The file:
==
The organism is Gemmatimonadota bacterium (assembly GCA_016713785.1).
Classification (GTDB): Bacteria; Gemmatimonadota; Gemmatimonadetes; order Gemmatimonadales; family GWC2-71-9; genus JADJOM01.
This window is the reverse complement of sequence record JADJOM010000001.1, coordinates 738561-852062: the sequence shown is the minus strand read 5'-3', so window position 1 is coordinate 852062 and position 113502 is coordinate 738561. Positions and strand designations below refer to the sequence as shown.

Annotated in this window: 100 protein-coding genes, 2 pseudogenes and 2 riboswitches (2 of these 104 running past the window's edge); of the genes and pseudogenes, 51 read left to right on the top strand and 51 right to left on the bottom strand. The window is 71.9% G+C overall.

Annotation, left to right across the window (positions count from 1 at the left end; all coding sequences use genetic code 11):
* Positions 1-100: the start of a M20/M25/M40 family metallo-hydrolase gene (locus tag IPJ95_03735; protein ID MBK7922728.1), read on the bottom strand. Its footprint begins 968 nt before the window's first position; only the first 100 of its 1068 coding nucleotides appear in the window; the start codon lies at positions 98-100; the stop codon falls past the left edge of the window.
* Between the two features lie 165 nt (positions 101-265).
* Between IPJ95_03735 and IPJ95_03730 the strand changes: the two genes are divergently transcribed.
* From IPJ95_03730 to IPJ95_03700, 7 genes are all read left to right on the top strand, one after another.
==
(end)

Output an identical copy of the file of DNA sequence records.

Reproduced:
The organism is Gemmatimonadota bacterium (assembly GCA_016713785.1).
Classification (GTDB): Bacteria; Gemmatimonadota; Gemmatimonadetes; order Gemmatimonadales; family GWC2-71-9; genus JADJOM01.
This window is the reverse complement of sequence record JADJOM010000001.1, coordinates 738561-852062: the sequence shown is the minus strand read 5'-3', so window position 1 is coordinate 852062 and position 113502 is coordinate 738561. Positions and strand designations below refer to the sequence as shown.

Annotated in this window: 100 protein-coding genes, 2 pseudogenes and 2 riboswitches (2 of these 104 running past the window's edge); of the genes and pseudogenes, 51 read left to right on the top strand and 51 right to left on the bottom strand. The window is 71.9% G+C overall.

Annotation, left to right across the window (positions count from 1 at the left end; all coding sequences use genetic code 11):
* Positions 1-100: the start of a M20/M25/M40 family metallo-hydrolase gene (locus tag IPJ95_03735; protein ID MBK7922728.1), read on the bottom strand. Its footprint begins 968 nt before the window's first position; only the first 100 of its 1068 coding nucleotides appear in the window; the start codon lies at positions 98-100; the stop codon falls past the left edge of the window.
* Between the two features lie 165 nt (positions 101-265).
* Between IPJ95_03735 and IPJ95_03730 the strand changes: the two genes are divergently transcribed.
* From IPJ95_03730 to IPJ95_03700, 7 genes are all read left to right on the top strand, one after another.